MSU-Moorhead requires alcohol safety course Minnesota State University-Moorhead is the first school in the state to require an alcohol safety course of incoming freshmen. The online course is designed to help students adjust to college life and to understand the dangers alcohol poses to them and their peers.5:52 p.m.
National Public Radio Stories
As Bush and Hu Discuss Issues, a Protest Erupts
President Bush and Chinese President Hu Jintao hold talks on nuclear proliferation and energy policy as they work for closer U.S.-China ties. Outside the White House, activists protested human rights abuses by Hu's government. At east one managed to get inside to disrupt the day's ceremony.
Falun Gong Is a Presence at Hu-Bush Meeting
Falun Gong demonstrators have been plentiful in the area around the White House this week, often standing in silence while holding banners. The signs spell out their grievances and detail the tortures the group says have been used against it in China.
Weighing China's Human-Rights Baggage on U.S. Visit
China's economic and social freedoms have increased to a certain extent, but the communist government has not relaxed its limits on free expression, says Xiao Qiang, director of the China Internet Project at the University of California-Berkley's journalism department. Melissa Block talks with Xiao.
Al-Jaafari Prepares to Step Aside in Iraq
A long-standing political impasse in Iraq could soon be broken, as signs emerge that the Shiite alliance has agreed to review its nomination of Ibrahim al-Jaafari as prime minister. Sunni and Kurdish leaders, along with some Shiites, are opposed to Jaafari. Parliament is scheduled to convene Saturday.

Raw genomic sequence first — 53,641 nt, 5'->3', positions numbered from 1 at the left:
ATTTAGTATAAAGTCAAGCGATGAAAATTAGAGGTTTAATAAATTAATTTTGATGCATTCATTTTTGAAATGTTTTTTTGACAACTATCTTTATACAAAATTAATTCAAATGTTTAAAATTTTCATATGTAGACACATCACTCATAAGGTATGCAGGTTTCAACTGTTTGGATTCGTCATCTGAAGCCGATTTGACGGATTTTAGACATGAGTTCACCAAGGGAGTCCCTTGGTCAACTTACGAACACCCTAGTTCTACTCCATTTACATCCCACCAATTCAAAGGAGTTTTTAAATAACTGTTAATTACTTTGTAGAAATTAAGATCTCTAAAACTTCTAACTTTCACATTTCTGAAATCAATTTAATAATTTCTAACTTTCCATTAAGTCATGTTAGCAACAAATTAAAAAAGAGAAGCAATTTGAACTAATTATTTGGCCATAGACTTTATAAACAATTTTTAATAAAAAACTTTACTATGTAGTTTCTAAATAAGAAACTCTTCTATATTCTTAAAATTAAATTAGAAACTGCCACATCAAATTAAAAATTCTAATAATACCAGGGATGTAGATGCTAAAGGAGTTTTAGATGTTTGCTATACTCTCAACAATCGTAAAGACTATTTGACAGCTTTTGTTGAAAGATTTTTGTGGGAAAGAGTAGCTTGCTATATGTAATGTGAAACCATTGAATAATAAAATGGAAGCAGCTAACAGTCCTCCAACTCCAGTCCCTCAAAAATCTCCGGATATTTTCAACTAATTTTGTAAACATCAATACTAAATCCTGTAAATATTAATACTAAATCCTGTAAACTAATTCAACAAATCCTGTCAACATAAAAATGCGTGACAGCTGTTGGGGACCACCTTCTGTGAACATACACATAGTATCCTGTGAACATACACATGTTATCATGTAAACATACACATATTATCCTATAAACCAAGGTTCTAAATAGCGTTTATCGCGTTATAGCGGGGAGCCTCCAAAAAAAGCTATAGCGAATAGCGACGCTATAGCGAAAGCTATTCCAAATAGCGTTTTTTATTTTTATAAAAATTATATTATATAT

U.S.-Russia Accusations Fly, and Relations Turn Icy
Last month, Washington accused Moscow of giving military intelligence to Iraq during the U.S.-led invasion in 2003. Now, officials in Moscow say the United States is holding up Russia's accession to the World Trade Organization. Deteriorating ties between the White House and the Kremlin in recent months have prompted talk of a new Cold War. Some foreign-policy analysts say that's because Moscow doesn't share Western values -- which Western countries have been slow to understand.
The Art of the Obituary
One way to measure the fame of a celebrity might be the length of his obituary. Another might be how far in advance it is prepared. So says veteran newsman Walter Cronkite, who has covered the lives, and deaths, of many famous Americans. Cronkite talks about the art of marking someone's passing, including some of the stories he presented as anchor of the CBS Evening News.
Letters: AIDS Diary, Rumsfeld and Mentos
Melissa Block and Robert Siegel read from listeners' letters and emails. Topics include a report on a young South African describing what it's like to live with AIDS; our coverage of calls for Donald Rumsfeld's resignation; and an on-air science experiment involving Mentos.
A Virgin over the Marriage Threshold
Commentator Caroline Langston reveals why she chose to be a virgin on her wedding night, at 31. Langston says that for her, abstinence helped make her and her new husband leave their wedding reception in a hurry. Now a mother of two, she questions the notion of "casual sex."
More Than 1,000 Undocumented Workers Arrested
U.S. Immigration officials announce their largest ever worksite enforcement action. In raids across the country, agents arrested more than 1,100 unauthorized employees at IFCO Systems, a distributor of wooden pallets. They also arrested seven officers of the company.
Latinos' Calls for May 1 Boycott Cause Rifts
Organizers of the recent immigrant marches are promoting May 1 as a national Latino boycott day. But the call to skip school, work and shopping on "Workers Day" has caused a rift within the Latino community.